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Enforcement Trends Over Time

Analysis of IRS data show that a wide range of agency tax enforcement programs continue to falter. The central purpose of these enforcement activities is to make sure that all taxpayers -- individual and corporate -- meet their lawful responsibilities.

When a police department stops handing out parking tickets it often sees an increase in illegal parking. But whether less tax enforcement will lead to less compliance with the tax laws is not known. This is partly because Congress several years ago eliminated a special agency program developed to measure compliance levels by various kinds of taxpayers. Although the IRS has announced it is developing a new technique for measuring taxpayer behavior, comprehensive findings have not yet been disclosed. Another problem making compliance measurement difficult is that many different factors -- including the state of the economy, national emergencies like the 9/11 events, etc. -- can influence how well or poorly taxpayers meet their obligations.

Looked at over the last ten years, the deterioration in IRS enforcement activities has been considerable.

  IRS contacts resulting from the agency's largely computerized information matching program dropped by more than half from 1992 to 2001. This means that during the last ten years a taxpayer’s chance of receiving such a notice went from 1 out of 21 to 1 out of 50.

  For individual taxpayers reporting $100,000 or more in income, there was a seven-fold decline in audit rates during the 1992 to 2001.

  For business returns reporting gross receipts of more than $100,000 there was a three-fold decline.

  Levies, liens and seizures saw a five-fold decline, from 4,717,000 in 1992, to 875,832 in 2001.

  IRS recommendations for prosecution of criminal suspects dropped off from 5,319 to 2,056. The odds of such a referral thus went from 1 in 21 in 1992 to 1 in 62 in 2001.

[For specifics by enforcement activity, see National Profile and Trends.]

Of course the slump in the rates of audits can be partly explained by the overall increase in tax returns, which went up by 12% during the period. But other factors appear to be in play. One of them, of course, is the availability of trained staff.

From 1992 to 2001, the overall number of IRS employees dropped from 114,819 to 100,577, or 12%. The number of full-time employees, however, dropped by one quarter, from 103,020 to 83,007. This cut was partially offset by a substantial increase in part-time employees, who went from 1,191 to 17,570. (See summary.)

The increase in tax returns filed and the decrease in staff obviously must impact the reach of the IRS. But the agency enforcement data appear to indicate that other factors are at work.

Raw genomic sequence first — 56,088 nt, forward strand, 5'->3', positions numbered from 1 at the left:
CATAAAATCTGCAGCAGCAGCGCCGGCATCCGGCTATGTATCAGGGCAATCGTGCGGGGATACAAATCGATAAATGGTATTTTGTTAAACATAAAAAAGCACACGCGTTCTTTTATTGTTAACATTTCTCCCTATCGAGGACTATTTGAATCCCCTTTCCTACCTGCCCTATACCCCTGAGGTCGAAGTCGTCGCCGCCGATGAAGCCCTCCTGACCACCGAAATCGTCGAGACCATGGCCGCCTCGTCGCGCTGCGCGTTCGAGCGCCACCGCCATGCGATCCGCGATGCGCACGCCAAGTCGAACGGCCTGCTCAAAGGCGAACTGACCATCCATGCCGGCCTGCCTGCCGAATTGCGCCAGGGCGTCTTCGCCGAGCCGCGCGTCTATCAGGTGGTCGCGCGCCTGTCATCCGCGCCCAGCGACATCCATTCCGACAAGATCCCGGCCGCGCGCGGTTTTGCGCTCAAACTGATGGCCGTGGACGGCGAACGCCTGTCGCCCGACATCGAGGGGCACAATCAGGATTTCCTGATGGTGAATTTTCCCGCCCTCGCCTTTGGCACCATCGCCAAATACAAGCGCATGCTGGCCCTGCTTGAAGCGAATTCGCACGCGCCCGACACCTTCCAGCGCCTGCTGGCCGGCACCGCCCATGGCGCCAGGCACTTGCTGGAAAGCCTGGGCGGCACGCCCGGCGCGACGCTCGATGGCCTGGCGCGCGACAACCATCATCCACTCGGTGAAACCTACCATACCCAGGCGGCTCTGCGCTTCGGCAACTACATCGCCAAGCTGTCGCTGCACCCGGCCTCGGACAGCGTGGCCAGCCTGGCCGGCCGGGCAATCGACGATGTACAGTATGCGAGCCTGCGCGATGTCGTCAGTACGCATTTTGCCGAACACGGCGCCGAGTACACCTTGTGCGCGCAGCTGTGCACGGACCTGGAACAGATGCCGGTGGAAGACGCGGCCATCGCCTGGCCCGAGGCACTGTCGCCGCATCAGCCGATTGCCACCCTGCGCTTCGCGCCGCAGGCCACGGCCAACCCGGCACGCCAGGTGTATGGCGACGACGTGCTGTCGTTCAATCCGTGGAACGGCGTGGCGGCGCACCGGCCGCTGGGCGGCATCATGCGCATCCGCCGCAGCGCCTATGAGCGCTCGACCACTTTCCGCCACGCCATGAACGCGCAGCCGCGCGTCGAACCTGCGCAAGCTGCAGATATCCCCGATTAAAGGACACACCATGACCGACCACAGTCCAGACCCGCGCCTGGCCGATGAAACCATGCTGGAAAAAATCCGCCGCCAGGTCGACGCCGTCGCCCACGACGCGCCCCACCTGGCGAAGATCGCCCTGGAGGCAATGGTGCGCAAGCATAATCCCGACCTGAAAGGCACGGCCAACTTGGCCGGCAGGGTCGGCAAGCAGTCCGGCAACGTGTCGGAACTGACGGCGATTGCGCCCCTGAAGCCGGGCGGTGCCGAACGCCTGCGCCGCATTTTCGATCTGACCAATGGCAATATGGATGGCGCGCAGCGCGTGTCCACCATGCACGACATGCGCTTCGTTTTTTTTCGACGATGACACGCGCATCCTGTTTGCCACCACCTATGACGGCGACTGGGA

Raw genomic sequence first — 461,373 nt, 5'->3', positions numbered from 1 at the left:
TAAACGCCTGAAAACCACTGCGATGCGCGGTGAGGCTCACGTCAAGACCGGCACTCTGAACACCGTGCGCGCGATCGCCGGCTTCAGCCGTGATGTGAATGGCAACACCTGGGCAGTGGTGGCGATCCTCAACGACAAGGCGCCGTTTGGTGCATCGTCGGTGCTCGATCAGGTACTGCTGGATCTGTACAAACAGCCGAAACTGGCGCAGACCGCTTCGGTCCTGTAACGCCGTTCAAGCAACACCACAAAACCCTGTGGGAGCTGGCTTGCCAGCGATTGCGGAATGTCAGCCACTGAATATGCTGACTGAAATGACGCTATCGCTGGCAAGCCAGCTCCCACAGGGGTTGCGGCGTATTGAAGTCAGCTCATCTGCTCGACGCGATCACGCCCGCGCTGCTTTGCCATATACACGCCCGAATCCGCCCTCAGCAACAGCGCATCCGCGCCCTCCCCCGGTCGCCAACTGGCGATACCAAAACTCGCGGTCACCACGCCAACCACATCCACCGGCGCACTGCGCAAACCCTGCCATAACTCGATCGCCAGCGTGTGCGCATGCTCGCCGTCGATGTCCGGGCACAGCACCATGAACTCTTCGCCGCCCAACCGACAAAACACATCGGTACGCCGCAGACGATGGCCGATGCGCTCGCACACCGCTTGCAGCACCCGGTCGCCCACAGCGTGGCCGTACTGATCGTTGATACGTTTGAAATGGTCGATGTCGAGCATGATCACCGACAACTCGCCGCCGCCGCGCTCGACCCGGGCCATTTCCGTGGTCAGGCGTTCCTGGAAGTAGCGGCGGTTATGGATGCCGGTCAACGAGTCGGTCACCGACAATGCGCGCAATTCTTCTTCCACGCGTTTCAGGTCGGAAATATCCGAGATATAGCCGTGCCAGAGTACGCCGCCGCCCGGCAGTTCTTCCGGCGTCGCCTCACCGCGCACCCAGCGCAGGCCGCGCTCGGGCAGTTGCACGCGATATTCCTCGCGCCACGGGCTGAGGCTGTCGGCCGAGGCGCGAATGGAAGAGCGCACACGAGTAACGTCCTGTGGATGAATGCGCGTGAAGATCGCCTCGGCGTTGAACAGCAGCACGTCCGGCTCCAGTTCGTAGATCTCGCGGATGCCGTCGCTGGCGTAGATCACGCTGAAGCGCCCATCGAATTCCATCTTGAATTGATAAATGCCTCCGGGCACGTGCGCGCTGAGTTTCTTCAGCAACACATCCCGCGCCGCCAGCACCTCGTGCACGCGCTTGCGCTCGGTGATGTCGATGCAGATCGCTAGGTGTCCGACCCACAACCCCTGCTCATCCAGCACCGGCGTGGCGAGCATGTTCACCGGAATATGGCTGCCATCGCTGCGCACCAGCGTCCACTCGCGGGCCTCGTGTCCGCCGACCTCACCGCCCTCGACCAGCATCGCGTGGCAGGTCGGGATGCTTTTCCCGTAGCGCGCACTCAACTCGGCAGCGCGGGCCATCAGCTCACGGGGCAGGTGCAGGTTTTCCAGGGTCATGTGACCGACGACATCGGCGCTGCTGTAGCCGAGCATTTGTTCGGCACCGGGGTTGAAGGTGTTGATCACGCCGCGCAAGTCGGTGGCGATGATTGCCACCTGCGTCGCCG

The IRS, for example, has long favored what it call correspondence audits. This is because they are relatively inexpensive to conduct and bring in a lot of revenue. In a recent year, for example, fully 40% of all additional taxes claimed by the IRS from individual taxpayers was based on the semi-automated correspondence audits conducted from the IRS Service Centers. During the past ten years, the use of correspondence audits was one of the few enforcement activities that IRS actually increased, rising from 459,213 in 1992 to 529,241. (See graph.)

However, targeting of these correspondence audits has undergone a radical change over the past decade. In 1992 the correspondence audit rate for America’s wealthiest taxpayers was five times higher than for any other income class and resulted in an average claim of more than $4,500. Despite the proven success of correspondence audits in extracting taxes from high income taxpayers, however, the agency’s use of this technique has sharply declined during the last ten years. In 1992, 74,000 individual taxpayers reporting $100,000 or more in income faced correspondence audits, in 2001 there were only 29,000 such audits. (See graph and table.) This single factor alone accounts for the fact that now the odds of audit for high income individuals has fallen below that for the lowest income taxpayers who file the simplest returns. (See graph.)

Probably the single most significant event influencing the performance of the IRS in recent years was the passage by Congress of the Restructuring and Reform Act of 1998. This law mandated a major reorganization of America’s largest enforcement agency. Ten years ago, the IRS was divided into 63 districts, each of which dealt with most of the taxpayers within its borders. This meant, for example, that the district headquartered in Dallas or San Jose or Albany would process the returns of all of the individuals, businesses, farmers, corporations, and tax exempt organizations that were located within their boundaries. (Districts were consolidated from 63 to 33 at the end of FY 1996.) These geographically defined districts are now being replaced with four main operating divisions that will handle the returns filed anywhere in the county according to four kinds of customer segments. One will specialize in wages and investment, a second in small business and self employed, a third in large and mid-sized businesses and a fourth in tax exempt returns. This re-organization -- which one congressional expert likened to the creation of a unified Defense Department immediately after World War II -- is still in the works.

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